2016 Virgin Money London Marathon Champions

The winners of the 2016 Virgin Money London Marathon

If you were looking for an exciting 2016 London Marathon, you were in luck. On a day that saw the fastest five male wheelchair athletes crossed the line in the space of 5 seconds, at least four British marathon runners qualified for the Rio Olympic games 2016, three elite women fell during the race with one going on to win the race with cuts to her head and shoulder, and Eliud Kipchoge ran the fastest London Marathon ever, the theatre of the event did not disappoint.

Today, we caught up with the 2016 elite champions; Eliud Kipchoge and Jemima Sumgong.

Jemima was asked about her fall which happened very close to the end of the race which resulted in her hitting her head on the ground. Jemima says that when she fell down, she knew that the challenge would push her further to win the race, adding “when you get challenges, you will get success” She admits that she was in a lot of pain until the adrenaline kicked in about 500m after she fell.

Kipchoge’s first question is about his incredibly calm demeanour. Eliud says his calmness comes from the fact he believes in himself and from good training. He says

If I am fit then there is no hurry, so I can be calm. In Kenya we are all very calm.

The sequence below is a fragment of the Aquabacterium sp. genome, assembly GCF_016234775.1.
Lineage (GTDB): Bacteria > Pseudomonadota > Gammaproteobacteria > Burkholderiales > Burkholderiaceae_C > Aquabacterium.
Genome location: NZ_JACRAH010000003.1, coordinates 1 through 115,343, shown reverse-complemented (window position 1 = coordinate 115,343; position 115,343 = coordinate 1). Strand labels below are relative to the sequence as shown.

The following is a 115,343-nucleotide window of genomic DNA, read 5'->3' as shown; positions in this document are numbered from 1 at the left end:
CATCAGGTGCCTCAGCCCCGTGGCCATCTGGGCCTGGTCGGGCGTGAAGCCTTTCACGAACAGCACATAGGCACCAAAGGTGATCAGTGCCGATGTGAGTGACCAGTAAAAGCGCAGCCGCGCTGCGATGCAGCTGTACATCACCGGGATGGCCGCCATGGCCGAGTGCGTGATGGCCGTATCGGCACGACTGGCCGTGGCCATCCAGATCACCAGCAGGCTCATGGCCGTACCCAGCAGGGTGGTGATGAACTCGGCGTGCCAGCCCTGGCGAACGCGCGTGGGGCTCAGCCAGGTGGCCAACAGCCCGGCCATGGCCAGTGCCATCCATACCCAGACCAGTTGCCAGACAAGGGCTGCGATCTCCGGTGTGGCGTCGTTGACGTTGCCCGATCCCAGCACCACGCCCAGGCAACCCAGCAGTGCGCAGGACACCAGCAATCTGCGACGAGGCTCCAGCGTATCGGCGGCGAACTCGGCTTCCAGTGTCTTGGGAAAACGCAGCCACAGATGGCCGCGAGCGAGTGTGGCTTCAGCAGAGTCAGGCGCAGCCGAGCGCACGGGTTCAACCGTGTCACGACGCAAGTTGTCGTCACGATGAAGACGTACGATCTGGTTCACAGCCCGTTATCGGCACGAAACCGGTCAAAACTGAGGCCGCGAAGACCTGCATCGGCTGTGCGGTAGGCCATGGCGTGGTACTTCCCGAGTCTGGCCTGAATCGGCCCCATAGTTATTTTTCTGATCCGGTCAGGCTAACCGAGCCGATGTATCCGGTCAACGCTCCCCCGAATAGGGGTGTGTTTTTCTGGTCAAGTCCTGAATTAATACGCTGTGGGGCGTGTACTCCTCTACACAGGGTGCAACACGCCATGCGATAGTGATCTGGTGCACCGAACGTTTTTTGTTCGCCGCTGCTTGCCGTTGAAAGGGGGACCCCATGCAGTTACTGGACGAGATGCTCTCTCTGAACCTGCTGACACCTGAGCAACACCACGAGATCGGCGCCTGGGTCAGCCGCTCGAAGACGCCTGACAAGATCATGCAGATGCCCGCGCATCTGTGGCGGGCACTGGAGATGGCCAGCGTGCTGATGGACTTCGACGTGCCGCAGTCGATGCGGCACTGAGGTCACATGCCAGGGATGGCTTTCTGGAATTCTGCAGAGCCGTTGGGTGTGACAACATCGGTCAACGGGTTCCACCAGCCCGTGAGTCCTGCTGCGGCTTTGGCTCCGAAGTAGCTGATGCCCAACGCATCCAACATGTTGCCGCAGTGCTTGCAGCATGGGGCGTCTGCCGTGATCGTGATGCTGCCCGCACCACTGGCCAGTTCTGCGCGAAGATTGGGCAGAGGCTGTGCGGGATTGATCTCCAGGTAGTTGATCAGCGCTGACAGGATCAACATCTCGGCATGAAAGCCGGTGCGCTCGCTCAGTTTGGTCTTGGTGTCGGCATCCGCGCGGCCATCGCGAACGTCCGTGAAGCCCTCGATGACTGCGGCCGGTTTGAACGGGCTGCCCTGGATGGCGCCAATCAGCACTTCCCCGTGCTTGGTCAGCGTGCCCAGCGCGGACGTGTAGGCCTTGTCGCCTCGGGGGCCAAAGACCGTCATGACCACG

The champions tell us that in their training camps, they all share the cleaning and the cooking and take turns to do this. Eliud says “We need to set examples for the young ones that we have to be responsible for ourselves and to show respect“.

Both Eliud and Jemima say their immediate priority is to spend some time with family and children before heading back into training. Eliud tells us that half of the population of Kenya was watching his incredible victory and that he had 1200 WhatsApp messages and 300 Facebook notifications when he was able to check his phone after breaking the course record.

Jemima is asked whether it is deliberate that she tends not to sit in the limelight. She admits that it is and that if eyes are not all on you, then you can concentrate more on the race.

The conversation turns to sportsmanship, which is the reason Eliud tells us he shared his water with Stanley Biwott during the race. He adds that he never complains about the weather conditions of a race because the same conditions will affect all the runners.

The final question is around the London Marathon crowd, there tens of thousands of people line the streets to cheer on the runners. Eliud says the London Marathon crowds are the rest in the world and that he misses them when he goes through the tunnel at Embankment.

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